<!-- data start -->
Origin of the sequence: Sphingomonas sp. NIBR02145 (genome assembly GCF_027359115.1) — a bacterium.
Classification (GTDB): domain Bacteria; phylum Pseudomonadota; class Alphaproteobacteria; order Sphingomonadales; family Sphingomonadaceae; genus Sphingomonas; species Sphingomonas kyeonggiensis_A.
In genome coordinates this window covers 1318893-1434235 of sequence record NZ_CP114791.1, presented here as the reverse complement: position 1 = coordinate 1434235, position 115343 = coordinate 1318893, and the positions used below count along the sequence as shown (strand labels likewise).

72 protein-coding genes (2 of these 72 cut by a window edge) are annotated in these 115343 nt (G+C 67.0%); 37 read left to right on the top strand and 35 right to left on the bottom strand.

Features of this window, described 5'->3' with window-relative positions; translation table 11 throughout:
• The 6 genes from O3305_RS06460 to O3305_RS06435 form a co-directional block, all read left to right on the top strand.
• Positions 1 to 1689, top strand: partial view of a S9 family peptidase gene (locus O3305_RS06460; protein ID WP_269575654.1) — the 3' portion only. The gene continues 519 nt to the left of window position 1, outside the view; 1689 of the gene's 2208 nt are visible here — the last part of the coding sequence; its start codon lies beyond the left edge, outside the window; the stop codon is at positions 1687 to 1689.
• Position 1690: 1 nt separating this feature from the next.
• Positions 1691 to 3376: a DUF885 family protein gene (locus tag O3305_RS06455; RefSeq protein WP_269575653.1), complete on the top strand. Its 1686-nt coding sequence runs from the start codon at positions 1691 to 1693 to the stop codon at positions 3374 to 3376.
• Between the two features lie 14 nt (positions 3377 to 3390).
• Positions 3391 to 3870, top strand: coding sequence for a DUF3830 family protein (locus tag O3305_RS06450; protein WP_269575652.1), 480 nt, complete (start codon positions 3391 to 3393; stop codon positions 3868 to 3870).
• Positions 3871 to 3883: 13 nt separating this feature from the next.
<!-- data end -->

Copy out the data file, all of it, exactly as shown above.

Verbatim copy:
Origin of the sequence: Sphingomonas sp. NIBR02145 (genome assembly GCF_027359115.1) — a bacterium.
Classification (GTDB): domain Bacteria; phylum Pseudomonadota; class Alphaproteobacteria; order Sphingomonadales; family Sphingomonadaceae; genus Sphingomonas; species Sphingomonas kyeonggiensis_A.
In genome coordinates this window covers 1318893-1434235 of sequence record NZ_CP114791.1, presented here as the reverse complement: position 1 = coordinate 1434235, position 115343 = coordinate 1318893, and the positions used below count along the sequence as shown (strand labels likewise).

72 protein-coding genes (2 of these 72 cut by a window edge) are annotated in these 115343 nt (G+C 67.0%); 37 read left to right on the top strand and 35 right to left on the bottom strand.

Features of this window, described 5'->3' with window-relative positions; translation table 11 throughout:
• The 6 genes from O3305_RS06460 to O3305_RS06435 form a co-directional block, all read left to right on the top strand.
• Positions 1 to 1689, top strand: partial view of a S9 family peptidase gene (locus O3305_RS06460; protein ID WP_269575654.1) — the 3' portion only. The gene continues 519 nt to the left of window position 1, outside the view; 1689 of the gene's 2208 nt are visible here — the last part of the coding sequence; its start codon lies beyond the left edge, outside the window; the stop codon is at positions 1687 to 1689.
• Position 1690: 1 nt separating this feature from the next.
• Positions 1691 to 3376: a DUF885 family protein gene (locus tag O3305_RS06455; RefSeq protein WP_269575653.1), complete on the top strand. Its 1686-nt coding sequence runs from the start codon at positions 1691 to 1693 to the stop codon at positions 3374 to 3376.
• Between the two features lie 14 nt (positions 3377 to 3390).
• Positions 3391 to 3870, top strand: coding sequence for a DUF3830 family protein (locus tag O3305_RS06450; protein WP_269575652.1), 480 nt, complete (start codon positions 3391 to 3393; stop codon positions 3868 to 3870).
• Positions 3871 to 3883: 13 nt separating this feature from the next.